“You’ll see a disk rise to the top that looks like a big mushroom,” Sheehan says. “That’s the mother, and it means it’s converting the alcohol to acid. Once that’s floating up there, you’re in a good place. You need to make sure the mother doesn’t fall, and make sure you have no insect growth, and taste it. Then we strain it, filter it, and reserve the mother to make the next batch.”
After completing the process, the vinegars age for an additional month on a shelf in the prep kitchen.
At Saison in San Francisco, Chef/owner Joshua Skenes spends three days preparing the beets for the restaurant’s signature Fire in the Sky dish.
He places the beets on a rack—3 or 4 feet above the fire that is constantly burning in his restaurant—and leaves them there for three days, rotating them every now and again. Chef Skenes, a student of the fire-and-smoke cooking method, prepares many ingredients for his dishes this way, usually over almond wood, because he believes it simply tastes better.
“The beets get a nice smoky flavor, and the sugars intensify naturally,” he says. “Then we put them into our aging room, which has a low temperature, good air circulation, and high humidity. The beets stay there for the night, and the flavor matures and relaxes and gets better. Then we rehydrate them in beet juice so they plump up again. The end result is sweet, earthy, smoky, and has a rich meat-like texture.”
The beets are used as the centerpiece of the Fire in the Sky dish, which also features bone marrow, cultured beet stems, wild berries, and pickled roast peppers.
Additionally, Chef Skenes uses the fire to roast ducks. He hangs these for 30 days to age, “and when we see the oils and fats almost come out, they’re ready.” He then leaves the ducks at room temperature for four to six hours, after which he hangs them near the fire where there’s no heat, just some residual warmth.
The next step is important: He roasts whole ducks a few inches over the embers of the fire for about a minute, then takes them off and hangs them up, away from the heat, for about 20 minutes. “We repeat the process eight to a dozen times,” he says. “Residual heat is one of the most important cooking elements and is often overlooked.” The technique results in duck that has “moist flesh with perfectly cooked, crisp skin.”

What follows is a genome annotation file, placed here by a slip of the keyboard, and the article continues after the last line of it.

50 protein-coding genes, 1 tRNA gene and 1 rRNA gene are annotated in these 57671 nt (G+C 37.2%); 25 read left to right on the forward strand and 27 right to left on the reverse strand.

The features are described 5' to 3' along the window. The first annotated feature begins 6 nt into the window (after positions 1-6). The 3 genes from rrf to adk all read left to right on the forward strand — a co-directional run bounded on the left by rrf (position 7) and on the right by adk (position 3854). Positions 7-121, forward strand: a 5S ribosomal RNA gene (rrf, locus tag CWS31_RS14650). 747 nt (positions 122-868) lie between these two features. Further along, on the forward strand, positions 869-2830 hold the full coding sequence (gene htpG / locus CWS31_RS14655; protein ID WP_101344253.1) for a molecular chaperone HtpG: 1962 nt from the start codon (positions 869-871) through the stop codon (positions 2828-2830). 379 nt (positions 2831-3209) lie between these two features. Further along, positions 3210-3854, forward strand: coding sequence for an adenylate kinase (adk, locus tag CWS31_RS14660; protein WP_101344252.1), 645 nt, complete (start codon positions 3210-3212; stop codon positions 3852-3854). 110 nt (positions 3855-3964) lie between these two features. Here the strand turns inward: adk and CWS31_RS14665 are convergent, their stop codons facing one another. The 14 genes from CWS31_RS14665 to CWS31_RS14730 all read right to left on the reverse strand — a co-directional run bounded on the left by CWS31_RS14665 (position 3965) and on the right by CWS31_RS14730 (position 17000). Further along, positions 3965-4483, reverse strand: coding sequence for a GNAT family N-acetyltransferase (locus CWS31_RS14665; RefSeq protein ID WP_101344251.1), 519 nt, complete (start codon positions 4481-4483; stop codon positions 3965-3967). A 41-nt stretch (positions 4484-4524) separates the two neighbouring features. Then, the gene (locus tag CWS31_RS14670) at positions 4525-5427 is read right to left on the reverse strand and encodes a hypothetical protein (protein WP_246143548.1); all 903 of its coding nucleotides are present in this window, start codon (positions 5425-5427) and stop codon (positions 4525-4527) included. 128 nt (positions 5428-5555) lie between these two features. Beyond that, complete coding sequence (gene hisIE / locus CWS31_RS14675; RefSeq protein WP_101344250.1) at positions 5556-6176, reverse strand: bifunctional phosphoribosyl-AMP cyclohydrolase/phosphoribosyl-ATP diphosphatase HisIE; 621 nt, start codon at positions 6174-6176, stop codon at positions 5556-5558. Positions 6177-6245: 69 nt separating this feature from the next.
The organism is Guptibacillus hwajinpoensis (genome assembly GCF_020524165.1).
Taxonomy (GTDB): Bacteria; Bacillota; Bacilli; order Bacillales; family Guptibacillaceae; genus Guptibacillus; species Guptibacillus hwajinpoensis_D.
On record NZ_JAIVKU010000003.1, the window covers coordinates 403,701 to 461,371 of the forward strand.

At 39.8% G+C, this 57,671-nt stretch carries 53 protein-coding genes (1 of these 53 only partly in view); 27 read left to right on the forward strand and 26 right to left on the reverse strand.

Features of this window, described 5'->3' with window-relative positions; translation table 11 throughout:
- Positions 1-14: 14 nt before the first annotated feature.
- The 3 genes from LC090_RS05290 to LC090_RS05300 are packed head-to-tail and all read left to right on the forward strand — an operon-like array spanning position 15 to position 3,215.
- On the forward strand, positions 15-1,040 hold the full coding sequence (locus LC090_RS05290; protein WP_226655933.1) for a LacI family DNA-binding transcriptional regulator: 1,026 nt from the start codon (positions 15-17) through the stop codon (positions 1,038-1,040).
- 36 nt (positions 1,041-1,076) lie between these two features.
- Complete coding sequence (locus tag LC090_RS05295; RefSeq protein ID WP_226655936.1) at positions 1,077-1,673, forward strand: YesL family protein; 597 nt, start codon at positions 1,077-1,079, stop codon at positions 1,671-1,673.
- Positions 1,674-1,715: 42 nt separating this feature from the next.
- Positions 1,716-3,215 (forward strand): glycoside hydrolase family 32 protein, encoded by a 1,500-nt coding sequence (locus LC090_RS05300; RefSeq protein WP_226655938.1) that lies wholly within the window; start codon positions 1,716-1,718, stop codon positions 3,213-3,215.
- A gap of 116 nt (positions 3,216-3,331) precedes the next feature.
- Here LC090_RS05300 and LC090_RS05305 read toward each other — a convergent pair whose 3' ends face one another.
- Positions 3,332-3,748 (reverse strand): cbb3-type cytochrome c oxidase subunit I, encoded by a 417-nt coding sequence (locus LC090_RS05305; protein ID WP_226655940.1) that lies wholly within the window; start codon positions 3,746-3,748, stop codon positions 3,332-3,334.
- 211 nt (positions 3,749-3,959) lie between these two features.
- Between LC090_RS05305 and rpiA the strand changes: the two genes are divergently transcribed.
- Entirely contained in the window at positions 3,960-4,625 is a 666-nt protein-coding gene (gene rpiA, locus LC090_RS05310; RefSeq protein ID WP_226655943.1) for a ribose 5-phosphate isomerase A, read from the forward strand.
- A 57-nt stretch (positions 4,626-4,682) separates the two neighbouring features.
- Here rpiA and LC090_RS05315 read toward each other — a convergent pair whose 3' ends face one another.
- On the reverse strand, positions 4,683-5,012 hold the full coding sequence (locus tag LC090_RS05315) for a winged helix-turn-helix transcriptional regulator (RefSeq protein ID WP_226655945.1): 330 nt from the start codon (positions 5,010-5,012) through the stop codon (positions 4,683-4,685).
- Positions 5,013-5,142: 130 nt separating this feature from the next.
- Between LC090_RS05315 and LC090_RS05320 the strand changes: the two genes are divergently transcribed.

There’s always some bone-in pig shoulders curing in the walk-in at Tryst in Arlington, Massachusetts, which co-owner and chef Paul Turano uses for his signature dish, Pig Under a Brick.
He cures the shoulder with spices, herbs, and salt for two days, slow cooks it in pork or duck fat overnight at about 200 degrees, and then removes the skin and all the fat attached to it. The next step is shredding and seasoning the meat, adding a little fat, then replacing the meat on the skin and leaving it overnight with a brick on top of it.
“To serve, we cut it into big pieces, sear it lightly on the skin so it gets crispy, and then cook it through in the oven and flip it over, so it’s served skin side up,” Turano says.
This is all done for the end result, “a soft, textured meat with a lot of flavor,” the chef explains. “A shoulder needs a long time to cook; if you speed it up the result won’t be the same—either the texture or the flavor.”
For Turano, it’s about offering something people would never make at home. “When we put something on a plate, I’m proud of it and I know guests will think it’s awesome.”
Communicating the effort and techniques behind the dishes enhances that appreciation. “There’s a hidden psychological lift when the diner understands the time, care, and love that was incorporated into food,” says restaurant consultant Spiegel.
That applies to ingredients as well as center-of-the-plate entrées. For instance, the seaweed stock at Saison in San Francisco takes up to five years to make, but it’s worth the investment because Chef Skenes uses this as a base for many of his more delicate seafood dishes.
Once a diver has harvested the seaweed, it’s dried on the beach then put into a wooden shed for three to five days to allow the moisture to distribute. After that, it’s hung in a wooden shack on the coast of Mendocino to cure, exposing it to the sea air and salt for one to five years.
After the extensive seaside curing, it’s delivered to Skenes, who heats it to 320 degrees for one hour. “It’s very subtle, and has a very round taste,” he says. “You can taste the texture of the seaweed.”
Loyal Nine’s Sheehan makes his own sea salt. He collects seawater, filters it three or four times through coffee filters or white cloth aprons, and then reduces it as slowly as he can in the dehydrator or over the pilot light at night.
“Once we get a salty sludge, we transfer it to a pan and put it in the oven over the pilot for two to three days. Then we flake it up and put it in an airtight container,” he says.
The slowness is essential, he explains. “We could do this in a day at a ripping boil, but that’s not what we’re looking for. This salt is finer-grained and has consistent crystals.”
He describes how the house-made salt perfectly finishes certain dishes, like the live scallop served attached to its shell. “We dress it with a simple vinaigrette and don’t season it with anything except the sea salt, so it’s providing texture and flavor, and tying the story together because the scallop and salt come from the same water.”
The process is also one he enjoys. “It’s nice to have a project to check on every night—to see it’s how you wanted or it’s going through an interesting transition. It’s an evolution you get to partake of,” he concludes. “You’re maintaining something that almost has a life of its own, and it’s very exciting.”